As the Julian Assange hearing resumed, the WikiLeaks founder formally declined to be extradited to face a superseding indictment issued by the US in June. Protesters and lawyers say the prosecution will stifle press freedom.
Assange’s lawyers described the prosecution as a politically motivated abuse of power that will stifle press freedom and put journalists around the world at risk. The journalist is now expected to appear each day of the hearing, which is likely to last four weeks.
On the first day, he officially stated that he does not consent to be extradited.
Several dozen supporters, including his father and partner, as well as fashion designer Vivienne Westwood, gathered outside the courthouse.
The demonstrators chanted, banged drums, and called the prosecution a threat to press freedom. “Assange is the trigger, he is shining the light on all the corruption in the world,” Westwood said. Speaking outside the Old Bailey, the WikiLeaks founder’s father, John Shipton, said the extradition hearing was an “abuse trial.”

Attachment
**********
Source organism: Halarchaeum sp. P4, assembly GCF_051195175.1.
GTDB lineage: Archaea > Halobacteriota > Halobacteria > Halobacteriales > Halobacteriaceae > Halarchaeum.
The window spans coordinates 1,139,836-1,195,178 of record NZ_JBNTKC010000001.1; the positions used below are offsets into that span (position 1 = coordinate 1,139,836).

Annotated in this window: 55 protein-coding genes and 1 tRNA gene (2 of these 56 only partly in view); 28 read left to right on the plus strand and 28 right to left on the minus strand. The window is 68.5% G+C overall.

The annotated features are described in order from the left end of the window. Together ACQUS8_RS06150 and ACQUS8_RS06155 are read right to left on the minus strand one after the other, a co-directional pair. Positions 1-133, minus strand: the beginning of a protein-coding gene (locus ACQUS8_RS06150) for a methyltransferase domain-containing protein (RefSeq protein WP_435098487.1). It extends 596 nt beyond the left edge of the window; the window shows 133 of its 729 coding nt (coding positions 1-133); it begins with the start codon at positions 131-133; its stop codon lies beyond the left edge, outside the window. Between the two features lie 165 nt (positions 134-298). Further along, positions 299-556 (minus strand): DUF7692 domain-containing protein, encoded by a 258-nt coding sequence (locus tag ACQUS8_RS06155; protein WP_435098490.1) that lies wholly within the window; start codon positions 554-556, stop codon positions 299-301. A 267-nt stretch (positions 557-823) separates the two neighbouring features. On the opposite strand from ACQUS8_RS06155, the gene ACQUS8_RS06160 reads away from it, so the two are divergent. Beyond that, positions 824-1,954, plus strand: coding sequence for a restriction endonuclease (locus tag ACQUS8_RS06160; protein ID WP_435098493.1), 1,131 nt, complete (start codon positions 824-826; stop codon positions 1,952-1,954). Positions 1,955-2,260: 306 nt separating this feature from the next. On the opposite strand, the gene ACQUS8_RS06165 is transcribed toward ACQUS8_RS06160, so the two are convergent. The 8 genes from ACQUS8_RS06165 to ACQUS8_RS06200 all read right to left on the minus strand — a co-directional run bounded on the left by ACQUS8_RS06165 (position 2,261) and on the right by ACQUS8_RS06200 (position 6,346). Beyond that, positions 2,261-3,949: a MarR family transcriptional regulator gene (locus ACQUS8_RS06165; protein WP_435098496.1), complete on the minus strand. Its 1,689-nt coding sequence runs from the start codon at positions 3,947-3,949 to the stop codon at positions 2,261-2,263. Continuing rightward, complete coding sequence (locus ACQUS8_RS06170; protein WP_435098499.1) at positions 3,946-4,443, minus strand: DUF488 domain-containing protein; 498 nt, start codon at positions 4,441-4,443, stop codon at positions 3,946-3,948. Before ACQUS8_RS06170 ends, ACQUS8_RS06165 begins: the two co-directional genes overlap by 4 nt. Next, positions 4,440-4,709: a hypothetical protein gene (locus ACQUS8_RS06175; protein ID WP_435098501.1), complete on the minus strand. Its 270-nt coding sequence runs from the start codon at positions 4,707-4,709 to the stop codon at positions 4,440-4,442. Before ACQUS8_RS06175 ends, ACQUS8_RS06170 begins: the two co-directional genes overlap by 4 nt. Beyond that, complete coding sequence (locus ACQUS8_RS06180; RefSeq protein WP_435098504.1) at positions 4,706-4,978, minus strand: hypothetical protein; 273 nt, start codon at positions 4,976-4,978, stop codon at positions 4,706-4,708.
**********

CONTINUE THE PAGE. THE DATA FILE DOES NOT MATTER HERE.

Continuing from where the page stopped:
As the hearing resumed, ‘FreeAssange actions’ were scheduled to be held in London, Adelaide, Berlin, Brussels, New York, Paris, Rome, San Francisco, Washington DC, and other cities.
New Zealand kicked off global protests to mark the commencement of the extradition case against Assange on Monday. Free Assange NZ has written an open letter to New Zealand’s MPs and government saying that ‘a call for Assange’s freedom’ would be a major achievement as New Zealand is a partner within the Anglo-American alliance.